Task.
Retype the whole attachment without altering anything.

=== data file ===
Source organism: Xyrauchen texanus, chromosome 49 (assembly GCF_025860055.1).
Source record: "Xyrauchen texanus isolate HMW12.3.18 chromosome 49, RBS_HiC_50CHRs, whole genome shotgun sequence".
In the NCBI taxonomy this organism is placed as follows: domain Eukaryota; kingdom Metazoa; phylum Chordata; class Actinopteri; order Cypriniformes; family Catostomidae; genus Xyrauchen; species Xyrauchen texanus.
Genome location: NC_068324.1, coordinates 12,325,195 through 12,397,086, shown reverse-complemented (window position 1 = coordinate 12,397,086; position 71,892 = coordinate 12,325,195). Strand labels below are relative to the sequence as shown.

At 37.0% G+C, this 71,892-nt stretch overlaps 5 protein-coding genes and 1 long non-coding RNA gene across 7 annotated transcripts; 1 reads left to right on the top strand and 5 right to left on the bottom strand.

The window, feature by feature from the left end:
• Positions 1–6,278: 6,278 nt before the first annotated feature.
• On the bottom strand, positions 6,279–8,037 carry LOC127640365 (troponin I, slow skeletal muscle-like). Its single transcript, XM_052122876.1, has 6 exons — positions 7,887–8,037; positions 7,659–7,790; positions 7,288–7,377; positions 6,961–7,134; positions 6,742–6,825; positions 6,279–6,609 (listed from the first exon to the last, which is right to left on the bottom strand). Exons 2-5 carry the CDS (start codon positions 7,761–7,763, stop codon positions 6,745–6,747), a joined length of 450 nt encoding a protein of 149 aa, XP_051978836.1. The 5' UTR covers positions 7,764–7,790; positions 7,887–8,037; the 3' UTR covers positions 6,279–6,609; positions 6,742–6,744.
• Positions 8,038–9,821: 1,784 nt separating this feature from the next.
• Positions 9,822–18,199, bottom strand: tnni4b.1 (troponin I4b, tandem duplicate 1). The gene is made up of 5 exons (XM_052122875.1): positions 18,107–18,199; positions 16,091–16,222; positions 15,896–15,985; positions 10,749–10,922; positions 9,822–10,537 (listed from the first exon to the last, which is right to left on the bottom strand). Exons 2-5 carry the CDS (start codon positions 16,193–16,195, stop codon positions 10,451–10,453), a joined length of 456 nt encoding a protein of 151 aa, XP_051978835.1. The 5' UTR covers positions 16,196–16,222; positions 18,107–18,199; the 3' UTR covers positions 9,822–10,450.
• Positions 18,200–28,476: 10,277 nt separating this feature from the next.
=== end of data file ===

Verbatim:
Source organism: Xyrauchen texanus, chromosome 49 (assembly GCF_025860055.1).
Source record: "Xyrauchen texanus isolate HMW12.3.18 chromosome 49, RBS_HiC_50CHRs, whole genome shotgun sequence".
In the NCBI taxonomy this organism is placed as follows: domain Eukaryota; kingdom Metazoa; phylum Chordata; class Actinopteri; order Cypriniformes; family Catostomidae; genus Xyrauchen; species Xyrauchen texanus.
Genome location: NC_068324.1, coordinates 12,325,195 through 12,397,086, shown reverse-complemented (window position 1 = coordinate 12,397,086; position 71,892 = coordinate 12,325,195). Strand labels below are relative to the sequence as shown.

At 37.0% G+C, this 71,892-nt stretch overlaps 5 protein-coding genes and 1 long non-coding RNA gene across 7 annotated transcripts; 1 reads left to right on the top strand and 5 right to left on the bottom strand.

The window, feature by feature from the left end:
• Positions 1–6,278: 6,278 nt before the first annotated feature.
• On the bottom strand, positions 6,279–8,037 carry LOC127640365 (troponin I, slow skeletal muscle-like). Its single transcript, XM_052122876.1, has 6 exons — positions 7,887–8,037; positions 7,659–7,790; positions 7,288–7,377; positions 6,961–7,134; positions 6,742–6,825; positions 6,279–6,609 (listed from the first exon to the last, which is right to left on the bottom strand). Exons 2-5 carry the CDS (start codon positions 7,761–7,763, stop codon positions 6,745–6,747), a joined length of 450 nt encoding a protein of 149 aa, XP_051978836.1. The 5' UTR covers positions 7,764–7,790; positions 7,887–8,037; the 3' UTR covers positions 6,279–6,609; positions 6,742–6,744.
• Positions 8,038–9,821: 1,784 nt separating this feature from the next.
• Positions 9,822–18,199, bottom strand: tnni4b.1 (troponin I4b, tandem duplicate 1). The gene is made up of 5 exons (XM_052122875.1): positions 18,107–18,199; positions 16,091–16,222; positions 15,896–15,985; positions 10,749–10,922; positions 9,822–10,537 (listed from the first exon to the last, which is right to left on the bottom strand). Exons 2-5 carry the CDS (start codon positions 16,193–16,195, stop codon positions 10,451–10,453), a joined length of 456 nt encoding a protein of 151 aa, XP_051978835.1. The 5' UTR covers positions 16,196–16,222; positions 18,107–18,199; the 3' UTR covers positions 9,822–10,450.
• Positions 18,200–28,476: 10,277 nt separating this feature from the next.